If you tuned in to 60 Minutes Sunday night to hear Lara Logan's apology for and retraction of her October 27 piece on Benghazi, you may have been disappointed. You may even have been angry. Her apology seemed trivial, the retraction never came.
That report featured private contractor, Dylan Davies and his fictitious version of the events in Benghazi, Libya on that fateful night in September of 2012.
They don't call it 60 Minutes for nothing. Viewers had to sit through the entire program before Logan's terse apology was presented in the final 85 seconds.
Speaking softly and without emotion, Logan admitted that mistakes were made and said that they were sorry. She said that the truth was the most important thing to everyone at 60 Minutes and that the truth was that were wrong to put Dylan Davies on the air. And that, in 85 seconds was that.
Was it, though, the truth, the whole truth and nothing but the truth?
When Dan Rather's story about George W. Bush's Air National Guard record aired on 60 Minutes in 2004, he had reams of documents that ultimately could not be verified. The documents, which at the time would have been decades old appeared to be legitimate. After an investigation by a blue ribbon panel convened by CBS, Rather's producer, Mary Mapes was fired and three company execs were forced to resign.
This time, there doesn't seem to be any blue ribbon panels. Either CBS was more fearful of George W. Bush's peeps or they're less invested in the truth about Benghazi than they claim to be.
In an old Law & Order: SVU, a teacher is wrongly accused of molesting some of his students, losing his job, his family and all prospects for a happy life. Exoneration did little to bolster his spirits. While the accusations made front-page news, the exoneration was on page 23 of the New York Times and did not make the evening news. All that anyone would remember were the charges.
Logan's Benghazi story used the events as described by Dylan Davies as evidence that the State Department could have sent more help to the embattled outpost at Benghazi and saved the lives of four Americans. Davies' account of that night was not only an integral part of the story, it was the very foundation of the premise of that piece. Without Davis, there was no piece and the premise was unfounded.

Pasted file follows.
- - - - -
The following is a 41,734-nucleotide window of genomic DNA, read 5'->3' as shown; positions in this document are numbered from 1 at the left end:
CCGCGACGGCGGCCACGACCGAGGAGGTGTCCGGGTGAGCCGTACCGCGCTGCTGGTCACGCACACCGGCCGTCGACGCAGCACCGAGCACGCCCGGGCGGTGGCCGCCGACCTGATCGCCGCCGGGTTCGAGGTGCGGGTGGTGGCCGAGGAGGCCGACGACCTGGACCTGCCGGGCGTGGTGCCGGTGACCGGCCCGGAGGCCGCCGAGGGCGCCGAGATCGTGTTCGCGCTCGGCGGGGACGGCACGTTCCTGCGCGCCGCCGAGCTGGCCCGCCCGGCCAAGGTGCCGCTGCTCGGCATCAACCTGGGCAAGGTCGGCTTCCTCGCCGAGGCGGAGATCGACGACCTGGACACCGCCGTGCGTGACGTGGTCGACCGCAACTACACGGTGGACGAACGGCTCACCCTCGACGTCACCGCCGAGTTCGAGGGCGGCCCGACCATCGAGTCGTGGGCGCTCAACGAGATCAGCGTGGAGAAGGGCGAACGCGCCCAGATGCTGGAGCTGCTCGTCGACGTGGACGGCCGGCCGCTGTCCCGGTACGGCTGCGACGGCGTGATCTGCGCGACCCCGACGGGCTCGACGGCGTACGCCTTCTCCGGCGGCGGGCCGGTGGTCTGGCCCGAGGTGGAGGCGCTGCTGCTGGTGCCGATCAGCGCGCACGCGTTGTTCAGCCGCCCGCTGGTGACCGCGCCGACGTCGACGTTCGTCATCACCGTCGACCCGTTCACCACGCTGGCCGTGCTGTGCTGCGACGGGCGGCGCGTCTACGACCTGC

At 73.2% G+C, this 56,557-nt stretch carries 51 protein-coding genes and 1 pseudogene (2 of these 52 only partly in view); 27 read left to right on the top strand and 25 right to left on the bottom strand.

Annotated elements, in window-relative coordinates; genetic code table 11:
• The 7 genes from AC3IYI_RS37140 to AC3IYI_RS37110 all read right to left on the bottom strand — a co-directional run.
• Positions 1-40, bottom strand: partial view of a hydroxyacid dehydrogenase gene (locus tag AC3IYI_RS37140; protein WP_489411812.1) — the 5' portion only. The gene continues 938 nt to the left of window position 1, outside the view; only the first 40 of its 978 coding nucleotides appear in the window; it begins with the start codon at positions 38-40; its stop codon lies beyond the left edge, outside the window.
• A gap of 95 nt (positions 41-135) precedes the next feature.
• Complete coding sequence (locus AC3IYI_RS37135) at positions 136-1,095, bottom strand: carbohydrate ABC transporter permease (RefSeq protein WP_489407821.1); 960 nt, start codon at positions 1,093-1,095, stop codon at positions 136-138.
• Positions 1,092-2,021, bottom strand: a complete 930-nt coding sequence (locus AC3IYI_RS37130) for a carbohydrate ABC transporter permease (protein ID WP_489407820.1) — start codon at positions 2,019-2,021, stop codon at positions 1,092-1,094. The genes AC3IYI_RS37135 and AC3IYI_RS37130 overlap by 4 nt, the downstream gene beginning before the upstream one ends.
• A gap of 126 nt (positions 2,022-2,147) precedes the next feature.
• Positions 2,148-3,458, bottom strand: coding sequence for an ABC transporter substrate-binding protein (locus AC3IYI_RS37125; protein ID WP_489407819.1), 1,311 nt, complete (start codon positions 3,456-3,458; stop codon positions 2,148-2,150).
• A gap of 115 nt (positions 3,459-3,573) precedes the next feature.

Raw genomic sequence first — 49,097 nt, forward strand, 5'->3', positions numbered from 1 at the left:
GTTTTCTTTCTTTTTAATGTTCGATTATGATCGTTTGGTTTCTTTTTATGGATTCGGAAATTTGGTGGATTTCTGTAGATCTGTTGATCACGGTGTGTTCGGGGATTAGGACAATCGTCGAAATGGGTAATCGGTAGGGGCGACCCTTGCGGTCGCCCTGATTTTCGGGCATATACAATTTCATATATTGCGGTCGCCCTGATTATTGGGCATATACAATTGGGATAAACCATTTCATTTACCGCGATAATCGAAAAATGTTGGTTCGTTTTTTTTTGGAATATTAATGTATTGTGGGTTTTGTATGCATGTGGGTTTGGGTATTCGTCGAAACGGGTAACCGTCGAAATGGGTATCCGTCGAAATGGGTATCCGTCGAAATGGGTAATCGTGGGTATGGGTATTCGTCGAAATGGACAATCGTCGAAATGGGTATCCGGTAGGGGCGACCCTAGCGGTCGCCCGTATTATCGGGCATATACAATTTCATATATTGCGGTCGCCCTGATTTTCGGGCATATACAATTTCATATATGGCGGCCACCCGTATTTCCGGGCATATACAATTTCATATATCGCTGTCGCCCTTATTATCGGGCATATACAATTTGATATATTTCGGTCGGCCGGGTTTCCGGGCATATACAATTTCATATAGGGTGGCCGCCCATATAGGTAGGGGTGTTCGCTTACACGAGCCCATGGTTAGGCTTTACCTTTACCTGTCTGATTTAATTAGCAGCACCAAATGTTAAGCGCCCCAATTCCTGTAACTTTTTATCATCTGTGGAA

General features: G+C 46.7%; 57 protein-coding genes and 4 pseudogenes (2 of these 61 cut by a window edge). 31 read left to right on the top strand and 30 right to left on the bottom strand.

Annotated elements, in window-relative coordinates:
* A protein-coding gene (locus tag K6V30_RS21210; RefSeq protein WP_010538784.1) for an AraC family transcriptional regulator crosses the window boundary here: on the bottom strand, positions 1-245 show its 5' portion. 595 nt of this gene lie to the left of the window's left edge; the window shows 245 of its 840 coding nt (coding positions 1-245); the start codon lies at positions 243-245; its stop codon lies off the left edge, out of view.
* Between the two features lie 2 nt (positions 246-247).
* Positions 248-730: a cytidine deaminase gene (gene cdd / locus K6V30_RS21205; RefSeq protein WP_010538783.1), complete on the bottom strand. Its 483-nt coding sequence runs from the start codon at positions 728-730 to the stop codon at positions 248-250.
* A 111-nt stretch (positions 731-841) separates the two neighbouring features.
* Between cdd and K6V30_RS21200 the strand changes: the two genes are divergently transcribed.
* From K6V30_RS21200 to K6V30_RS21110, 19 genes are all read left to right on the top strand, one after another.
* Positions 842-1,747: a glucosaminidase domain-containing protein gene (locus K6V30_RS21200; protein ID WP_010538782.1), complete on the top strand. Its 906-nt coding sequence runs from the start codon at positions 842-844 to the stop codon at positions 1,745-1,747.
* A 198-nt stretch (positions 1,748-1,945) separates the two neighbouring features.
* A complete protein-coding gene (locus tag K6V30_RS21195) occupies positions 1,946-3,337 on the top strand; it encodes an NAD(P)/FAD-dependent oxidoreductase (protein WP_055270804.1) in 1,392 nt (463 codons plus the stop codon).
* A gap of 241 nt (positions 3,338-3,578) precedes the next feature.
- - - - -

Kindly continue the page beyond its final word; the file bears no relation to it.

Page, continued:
On the CBS Morning Show on Friday, anchor Nora O'Donnell asked Logan why she believed Davies' account of that night after finding out that he told his employer, Blue Mountain Security a completely different version in an official incident report filed with the company immediately after the incident. Incredibly, Logan said her trust was based on the fact that Davies was honest about having lied. Seriously.
When asked what 60 Minutes planned to do about what is clearly an egregious error, Logan said that they were going to apologize and correct the record. She was only half accurate.
Something else I got from Law & Order is the conventional wisdom to "follow the money" when trying to solve a crime. Let's ask ourselves, "Who in this scenario might stand to gain by publicizing Davies' story?"
Coincidentally, CBS owns a publishing house by the name of Simon and Schuster. Dylan Davis wrote a book about his heroic efforts that night and the warnings he had issued prior to the attack. The book, "The Embassy House" paints Davies in a very favorable light and was published by Simon and Schuster.
Was Dylan Davies on a book tour? Will he make make Oprah's Book Club?
In a provocative and impassioned speech just a few weeks before her Benghazi story aired on 60 Minutes, Logan issued dire warnings to about 1,000 of Chicago's politicos and media, legal and corporate types. She said that we have neither weakened nor vanquished our radical enemies and that it is they who are writing the story of our war on terror.
Of the attack on Benghazi and the killing of Ambassador Christopher Stevens and three other Americans, Logan said that she hoped we would “exact revenge and let the world know that the United States will not be attacked on its own soil. That its ambassadors will not be murdered, and that the United States will not stand by and do nothing about it.”
During her speech Ms. Logan was clearly outside her role as an objective news person, but she has the credentials to back up her remarks. Ms. Logan was also the victim of a violent, personal attack in Tahrir Square that may have some influence on her feelings about our foes in the Middle East. If anyone has good reason to want revenge exacted, it is she.
In the case of Dan Rather's 2004 "expose" of George Bush's military career, it was determined that his producer, Mary Mapes was the driving force behind the story. No such driving force has yet been identified behind the Benghazi story and it's unlikely that there will be such a revelation.
Where 60 Minutes' apology most significantly and apparently fell short, though is not retracting the premise of their story. Whether they found a witness to verify their conclusion or drew the wrong conclusion from the testimony of their witness is no longer relevant. What is relevant is that the truth is buried on page 23.
As Andy Rooney might have said, "Why is that?"
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